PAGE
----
July 13, 2022
🐪 Halfway there! Today's newsletter, edited by Mickey Meece, has a Smart Brevity count of 1,152 words, 4.5 minutes.
🎶 50 years ago The Rolling Stones were atop the Billboard album charts with "Exile On Main Street," which provides today's intro tune...
1 big thing: The chill takes on Europe's coal boost
European plans to ditch Russian natural gas won't boost the bloc's coal-fired power enough to trip up EU climate efforts, new analyses argue, Ben writes.
Why it matters: The European Union is attempting a massive and speedy move away from its top supplier of gas, oil and coal, and the Kremlin may also cut off gas exports.
The big question: Whether this will sap ambitious EU targets to cut emissions, notably by bringing some coal-fired power back online in some nations to curb gas demand.
What they're saying: The answer to that question is tentatively no, per a new analysis today by the clean energy think tank Ember.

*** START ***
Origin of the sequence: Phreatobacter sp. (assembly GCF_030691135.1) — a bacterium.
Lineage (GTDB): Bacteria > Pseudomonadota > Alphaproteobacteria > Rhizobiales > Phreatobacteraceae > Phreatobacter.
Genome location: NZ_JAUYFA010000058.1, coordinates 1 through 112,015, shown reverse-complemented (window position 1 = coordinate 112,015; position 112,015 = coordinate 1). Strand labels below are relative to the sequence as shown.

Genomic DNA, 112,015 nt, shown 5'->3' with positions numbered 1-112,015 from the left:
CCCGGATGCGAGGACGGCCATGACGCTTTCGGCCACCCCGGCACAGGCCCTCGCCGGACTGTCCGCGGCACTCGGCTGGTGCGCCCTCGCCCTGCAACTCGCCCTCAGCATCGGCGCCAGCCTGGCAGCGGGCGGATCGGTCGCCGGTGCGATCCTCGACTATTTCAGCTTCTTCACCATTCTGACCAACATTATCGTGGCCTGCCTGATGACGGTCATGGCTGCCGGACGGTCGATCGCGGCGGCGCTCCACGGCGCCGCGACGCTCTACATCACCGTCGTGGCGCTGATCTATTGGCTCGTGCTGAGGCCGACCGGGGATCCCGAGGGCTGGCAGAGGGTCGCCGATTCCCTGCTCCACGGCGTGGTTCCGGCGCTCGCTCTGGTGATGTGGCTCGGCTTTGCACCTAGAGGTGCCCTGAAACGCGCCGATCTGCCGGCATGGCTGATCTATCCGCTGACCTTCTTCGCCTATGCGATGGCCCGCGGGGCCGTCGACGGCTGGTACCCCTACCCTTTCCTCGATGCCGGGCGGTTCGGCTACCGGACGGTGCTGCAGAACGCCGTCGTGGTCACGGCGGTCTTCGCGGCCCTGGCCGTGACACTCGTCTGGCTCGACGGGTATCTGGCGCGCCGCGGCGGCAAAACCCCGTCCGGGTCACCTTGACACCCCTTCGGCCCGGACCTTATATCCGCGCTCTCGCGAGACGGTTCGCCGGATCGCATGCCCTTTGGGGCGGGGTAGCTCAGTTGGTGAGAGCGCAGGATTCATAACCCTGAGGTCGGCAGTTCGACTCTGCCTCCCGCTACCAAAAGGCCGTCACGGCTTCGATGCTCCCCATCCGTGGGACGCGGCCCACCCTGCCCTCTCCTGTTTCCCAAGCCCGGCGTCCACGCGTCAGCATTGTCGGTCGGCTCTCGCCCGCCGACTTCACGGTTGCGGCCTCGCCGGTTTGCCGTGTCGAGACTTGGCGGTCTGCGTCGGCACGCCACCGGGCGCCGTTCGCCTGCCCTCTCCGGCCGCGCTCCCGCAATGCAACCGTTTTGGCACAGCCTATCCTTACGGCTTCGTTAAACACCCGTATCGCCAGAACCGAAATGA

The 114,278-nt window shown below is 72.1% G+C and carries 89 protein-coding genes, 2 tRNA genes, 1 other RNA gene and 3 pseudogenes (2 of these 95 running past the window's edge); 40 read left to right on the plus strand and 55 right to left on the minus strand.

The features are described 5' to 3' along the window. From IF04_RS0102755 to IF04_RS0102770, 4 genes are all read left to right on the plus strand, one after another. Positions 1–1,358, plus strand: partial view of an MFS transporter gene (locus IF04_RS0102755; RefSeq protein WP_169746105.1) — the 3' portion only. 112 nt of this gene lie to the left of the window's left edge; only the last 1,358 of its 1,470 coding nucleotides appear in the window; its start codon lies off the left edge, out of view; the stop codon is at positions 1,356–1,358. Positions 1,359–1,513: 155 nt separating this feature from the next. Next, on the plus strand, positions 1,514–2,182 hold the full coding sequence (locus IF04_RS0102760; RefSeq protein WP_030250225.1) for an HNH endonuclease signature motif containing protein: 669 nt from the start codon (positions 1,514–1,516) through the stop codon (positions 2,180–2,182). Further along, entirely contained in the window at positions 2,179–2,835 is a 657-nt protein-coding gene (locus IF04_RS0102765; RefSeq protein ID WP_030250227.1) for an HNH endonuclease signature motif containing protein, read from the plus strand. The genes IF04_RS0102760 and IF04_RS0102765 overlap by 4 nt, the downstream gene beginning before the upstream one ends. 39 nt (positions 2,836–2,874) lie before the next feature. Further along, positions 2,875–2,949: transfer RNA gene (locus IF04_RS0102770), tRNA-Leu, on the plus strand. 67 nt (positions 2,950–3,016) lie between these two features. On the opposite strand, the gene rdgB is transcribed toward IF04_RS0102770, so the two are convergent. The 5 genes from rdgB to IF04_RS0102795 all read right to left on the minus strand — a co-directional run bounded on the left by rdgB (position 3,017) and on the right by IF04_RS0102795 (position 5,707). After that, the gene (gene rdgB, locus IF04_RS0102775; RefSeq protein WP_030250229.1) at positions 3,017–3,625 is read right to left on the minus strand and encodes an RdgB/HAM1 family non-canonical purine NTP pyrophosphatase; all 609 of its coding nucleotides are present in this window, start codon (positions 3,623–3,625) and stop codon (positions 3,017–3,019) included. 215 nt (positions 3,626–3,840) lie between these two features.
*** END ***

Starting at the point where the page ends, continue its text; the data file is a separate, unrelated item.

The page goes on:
- The report looks at plans to potentially boost reliance on coal in four key economies — Germany, Netherlands, Austria and France — over the next six to 18 months.
- Check out the topline results in the chart above, which estimates emissions if the countries run over a dozen plants that are on standby.
- Overall, added CO2 emissions in 2023 would amount to 1.3% of total EU emissions in 2021.
The big picture: "While it would be preferable to avoid any increase in emissions, the temporary uptick will not derail the EU’s longer-term climate goals," it finds.
It notes that no EU nations have backed off pledges to phase out coal by 2030 and that EU officials are seeking to use the crisis to speed up clean energy.
Zoom in: Princeton's Zero Lab is out with a granular new analysis that sees "feasible paths" for Europe to quickly end reliance on Russian gas without sacrificing its climate goals.
- The reasons include stronger efficiency and renewables efforts.